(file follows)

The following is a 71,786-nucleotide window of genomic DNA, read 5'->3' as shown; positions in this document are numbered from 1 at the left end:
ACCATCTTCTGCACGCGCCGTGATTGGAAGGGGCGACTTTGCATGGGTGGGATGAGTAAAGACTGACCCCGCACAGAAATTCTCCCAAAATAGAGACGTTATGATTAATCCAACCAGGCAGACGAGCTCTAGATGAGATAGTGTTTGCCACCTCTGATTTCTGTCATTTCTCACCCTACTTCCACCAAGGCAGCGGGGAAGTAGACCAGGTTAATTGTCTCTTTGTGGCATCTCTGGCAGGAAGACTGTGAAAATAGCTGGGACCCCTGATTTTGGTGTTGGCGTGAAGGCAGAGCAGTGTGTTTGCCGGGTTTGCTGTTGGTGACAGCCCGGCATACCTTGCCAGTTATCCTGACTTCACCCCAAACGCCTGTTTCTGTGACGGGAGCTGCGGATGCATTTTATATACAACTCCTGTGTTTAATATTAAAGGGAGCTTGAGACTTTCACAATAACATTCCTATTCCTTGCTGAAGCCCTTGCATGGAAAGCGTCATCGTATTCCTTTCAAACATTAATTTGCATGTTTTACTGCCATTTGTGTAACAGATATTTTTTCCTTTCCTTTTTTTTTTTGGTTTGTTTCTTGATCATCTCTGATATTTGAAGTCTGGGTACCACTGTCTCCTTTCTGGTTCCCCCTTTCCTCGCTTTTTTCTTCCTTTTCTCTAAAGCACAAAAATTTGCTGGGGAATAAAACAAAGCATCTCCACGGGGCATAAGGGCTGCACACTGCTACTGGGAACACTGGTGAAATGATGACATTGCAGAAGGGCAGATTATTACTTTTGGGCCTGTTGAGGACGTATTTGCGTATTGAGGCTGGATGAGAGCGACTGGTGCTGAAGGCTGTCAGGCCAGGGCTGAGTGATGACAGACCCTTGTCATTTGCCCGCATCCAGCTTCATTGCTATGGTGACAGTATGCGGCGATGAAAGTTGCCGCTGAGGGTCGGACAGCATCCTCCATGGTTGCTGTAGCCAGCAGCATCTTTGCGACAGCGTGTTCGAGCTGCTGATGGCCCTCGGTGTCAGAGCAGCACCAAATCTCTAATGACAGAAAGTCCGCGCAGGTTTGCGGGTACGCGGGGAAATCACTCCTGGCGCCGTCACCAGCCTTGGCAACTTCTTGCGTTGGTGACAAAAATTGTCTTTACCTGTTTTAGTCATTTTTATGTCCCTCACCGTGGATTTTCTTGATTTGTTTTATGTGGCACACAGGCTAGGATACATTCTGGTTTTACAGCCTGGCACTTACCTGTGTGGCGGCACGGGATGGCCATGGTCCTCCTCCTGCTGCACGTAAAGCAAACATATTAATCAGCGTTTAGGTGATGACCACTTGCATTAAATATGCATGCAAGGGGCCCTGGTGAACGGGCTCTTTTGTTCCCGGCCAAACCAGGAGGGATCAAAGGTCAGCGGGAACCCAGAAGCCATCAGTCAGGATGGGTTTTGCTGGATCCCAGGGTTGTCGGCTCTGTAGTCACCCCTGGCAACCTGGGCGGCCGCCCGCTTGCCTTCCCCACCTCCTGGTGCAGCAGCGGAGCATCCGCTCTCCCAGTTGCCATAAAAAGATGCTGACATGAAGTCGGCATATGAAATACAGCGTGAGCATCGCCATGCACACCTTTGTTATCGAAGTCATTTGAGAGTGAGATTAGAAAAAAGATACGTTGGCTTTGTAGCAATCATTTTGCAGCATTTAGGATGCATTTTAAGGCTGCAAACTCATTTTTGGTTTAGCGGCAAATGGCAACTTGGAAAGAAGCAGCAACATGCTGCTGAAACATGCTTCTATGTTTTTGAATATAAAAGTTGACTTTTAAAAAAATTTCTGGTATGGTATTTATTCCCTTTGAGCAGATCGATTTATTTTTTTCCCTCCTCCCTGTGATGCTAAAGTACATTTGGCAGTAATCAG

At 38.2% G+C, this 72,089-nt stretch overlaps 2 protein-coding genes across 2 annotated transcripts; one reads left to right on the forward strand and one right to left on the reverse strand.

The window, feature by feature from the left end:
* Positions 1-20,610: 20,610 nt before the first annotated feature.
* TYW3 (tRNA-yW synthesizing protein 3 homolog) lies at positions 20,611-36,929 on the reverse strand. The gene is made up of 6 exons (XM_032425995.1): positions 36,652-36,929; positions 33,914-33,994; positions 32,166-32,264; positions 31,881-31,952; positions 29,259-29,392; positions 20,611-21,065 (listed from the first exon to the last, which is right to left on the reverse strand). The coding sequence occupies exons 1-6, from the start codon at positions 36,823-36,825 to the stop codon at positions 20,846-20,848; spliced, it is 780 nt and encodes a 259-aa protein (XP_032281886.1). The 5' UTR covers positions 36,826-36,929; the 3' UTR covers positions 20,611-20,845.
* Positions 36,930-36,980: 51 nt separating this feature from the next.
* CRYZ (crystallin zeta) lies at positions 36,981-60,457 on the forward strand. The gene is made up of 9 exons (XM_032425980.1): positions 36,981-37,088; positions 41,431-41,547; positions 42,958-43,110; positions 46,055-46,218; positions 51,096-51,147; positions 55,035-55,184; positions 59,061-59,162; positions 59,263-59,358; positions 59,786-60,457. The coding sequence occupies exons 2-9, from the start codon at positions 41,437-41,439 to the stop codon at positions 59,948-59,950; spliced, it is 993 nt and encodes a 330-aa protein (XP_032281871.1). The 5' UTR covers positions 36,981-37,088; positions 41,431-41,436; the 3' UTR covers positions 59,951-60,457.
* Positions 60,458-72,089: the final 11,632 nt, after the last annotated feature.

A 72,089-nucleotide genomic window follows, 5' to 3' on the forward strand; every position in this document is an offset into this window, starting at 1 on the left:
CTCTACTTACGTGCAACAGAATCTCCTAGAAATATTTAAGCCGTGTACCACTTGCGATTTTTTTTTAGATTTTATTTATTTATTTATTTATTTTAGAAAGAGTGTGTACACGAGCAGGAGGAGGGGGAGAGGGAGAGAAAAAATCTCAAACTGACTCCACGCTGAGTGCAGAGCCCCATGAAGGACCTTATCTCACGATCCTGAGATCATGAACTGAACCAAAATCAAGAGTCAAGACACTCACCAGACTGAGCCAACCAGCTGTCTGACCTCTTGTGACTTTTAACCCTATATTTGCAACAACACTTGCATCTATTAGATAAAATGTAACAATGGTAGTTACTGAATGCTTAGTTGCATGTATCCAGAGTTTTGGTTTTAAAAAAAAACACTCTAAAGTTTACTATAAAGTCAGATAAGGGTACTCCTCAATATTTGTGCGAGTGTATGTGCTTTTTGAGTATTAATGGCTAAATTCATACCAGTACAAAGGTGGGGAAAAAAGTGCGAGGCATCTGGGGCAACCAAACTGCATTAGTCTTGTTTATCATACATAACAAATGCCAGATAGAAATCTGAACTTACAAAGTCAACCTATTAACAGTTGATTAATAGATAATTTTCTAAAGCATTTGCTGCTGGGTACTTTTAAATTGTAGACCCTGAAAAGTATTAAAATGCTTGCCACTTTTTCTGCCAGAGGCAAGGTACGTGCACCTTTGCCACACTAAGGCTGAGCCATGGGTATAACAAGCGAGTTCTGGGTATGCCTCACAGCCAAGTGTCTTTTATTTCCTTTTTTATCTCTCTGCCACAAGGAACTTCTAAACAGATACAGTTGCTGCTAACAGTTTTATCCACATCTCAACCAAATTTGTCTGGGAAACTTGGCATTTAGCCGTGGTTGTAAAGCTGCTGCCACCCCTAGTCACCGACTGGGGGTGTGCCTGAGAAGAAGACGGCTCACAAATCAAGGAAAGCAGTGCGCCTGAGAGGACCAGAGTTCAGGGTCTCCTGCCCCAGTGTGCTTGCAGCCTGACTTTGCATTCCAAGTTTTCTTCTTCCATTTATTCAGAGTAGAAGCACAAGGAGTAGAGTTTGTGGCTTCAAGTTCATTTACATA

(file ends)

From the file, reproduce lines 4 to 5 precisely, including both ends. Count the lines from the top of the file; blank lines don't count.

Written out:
The window, feature by feature from the left end:
* Positions 1-20,610: 20,610 nt before the first annotated feature.